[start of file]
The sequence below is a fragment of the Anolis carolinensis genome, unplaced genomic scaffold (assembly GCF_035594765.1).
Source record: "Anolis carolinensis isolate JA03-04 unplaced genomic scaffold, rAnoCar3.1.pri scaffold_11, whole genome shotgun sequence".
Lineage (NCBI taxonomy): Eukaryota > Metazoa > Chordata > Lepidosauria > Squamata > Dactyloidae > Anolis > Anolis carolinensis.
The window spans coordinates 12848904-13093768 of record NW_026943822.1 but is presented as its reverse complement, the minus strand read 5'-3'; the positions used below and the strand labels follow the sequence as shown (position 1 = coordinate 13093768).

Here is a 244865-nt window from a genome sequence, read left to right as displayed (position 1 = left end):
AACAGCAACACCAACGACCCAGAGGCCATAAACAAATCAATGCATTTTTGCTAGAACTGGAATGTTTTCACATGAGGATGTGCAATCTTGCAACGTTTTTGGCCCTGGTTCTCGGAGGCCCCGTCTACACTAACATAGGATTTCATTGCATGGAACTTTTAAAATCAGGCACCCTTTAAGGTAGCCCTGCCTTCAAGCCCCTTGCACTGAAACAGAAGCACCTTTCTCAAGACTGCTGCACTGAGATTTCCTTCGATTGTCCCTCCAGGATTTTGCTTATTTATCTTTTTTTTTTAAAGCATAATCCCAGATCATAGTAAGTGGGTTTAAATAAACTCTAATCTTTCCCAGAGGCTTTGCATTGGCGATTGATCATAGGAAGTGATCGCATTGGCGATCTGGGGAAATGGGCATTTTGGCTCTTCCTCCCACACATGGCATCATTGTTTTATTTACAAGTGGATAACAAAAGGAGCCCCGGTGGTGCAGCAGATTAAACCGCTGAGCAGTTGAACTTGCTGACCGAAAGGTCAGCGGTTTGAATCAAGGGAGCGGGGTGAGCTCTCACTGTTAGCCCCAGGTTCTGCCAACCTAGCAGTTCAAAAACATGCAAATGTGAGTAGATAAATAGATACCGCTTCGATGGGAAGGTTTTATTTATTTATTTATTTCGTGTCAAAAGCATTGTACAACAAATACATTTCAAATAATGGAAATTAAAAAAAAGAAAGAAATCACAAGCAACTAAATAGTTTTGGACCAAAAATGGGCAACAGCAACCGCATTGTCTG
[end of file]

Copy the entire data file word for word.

The sequence below is a fragment of the Anolis carolinensis genome, unplaced genomic scaffold (assembly GCF_035594765.1).
Source record: "Anolis carolinensis isolate JA03-04 unplaced genomic scaffold, rAnoCar3.1.pri scaffold_11, whole genome shotgun sequence".
Lineage (NCBI taxonomy): Eukaryota > Metazoa > Chordata > Lepidosauria > Squamata > Dactyloidae > Anolis > Anolis carolinensis.
The window spans coordinates 12848904-13093768 of record NW_026943822.1 but is presented as its reverse complement, the minus strand read 5'-3'; the positions used below and the strand labels follow the sequence as shown (position 1 = coordinate 13093768).

Here is a 244865-nt window from a genome sequence, read left to right as displayed (position 1 = left end):
AACAGCAACACCAACGACCCAGAGGCCATAAACAAATCAATGCATTTTTGCTAGAACTGGAATGTTTTCACATGAGGATGTGCAATCTTGCAACGTTTTTGGCCCTGGTTCTCGGAGGCCCCGTCTACACTAACATAGGATTTCATTGCATGGAACTTTTAAAATCAGGCACCCTTTAAGGTAGCCCTGCCTTCAAGCCCCTTGCACTGAAACAGAAGCACCTTTCTCAAGACTGCTGCACTGAGATTTCCTTCGATTGTCCCTCCAGGATTTTGCTTATTTATCTTTTTTTTTTAAAGCATAATCCCAGATCATAGTAAGTGGGTTTAAATAAACTCTAATCTTTCCCAGAGGCTTTGCATTGGCGATTGATCATAGGAAGTGATCGCATTGGCGATCTGGGGAAATGGGCATTTTGGCTCTTCCTCCCACACATGGCATCATTGTTTTATTTACAAGTGGATAACAAAAGGAGCCCCGGTGGTGCAGCAGATTAAACCGCTGAGCAGTTGAACTTGCTGACCGAAAGGTCAGCGGTTTGAATCAAGGGAGCGGGGTGAGCTCTCACTGTTAGCCCCAGGTTCTGCCAACCTAGCAGTTCAAAAACATGCAAATGTGAGTAGATAAATAGATACCGCTTCGATGGGAAGGTTTTATTTATTTATTTATTTCGTGTCAAAAGCATTGTACAACAAATACATTTCAAATAATGGAAATTAAAAAAAAGAAAGAAATCACAAGCAACTAAATAGTTTTGGACCAAAAATGGGCAACAGCAACCGCATTGTCTG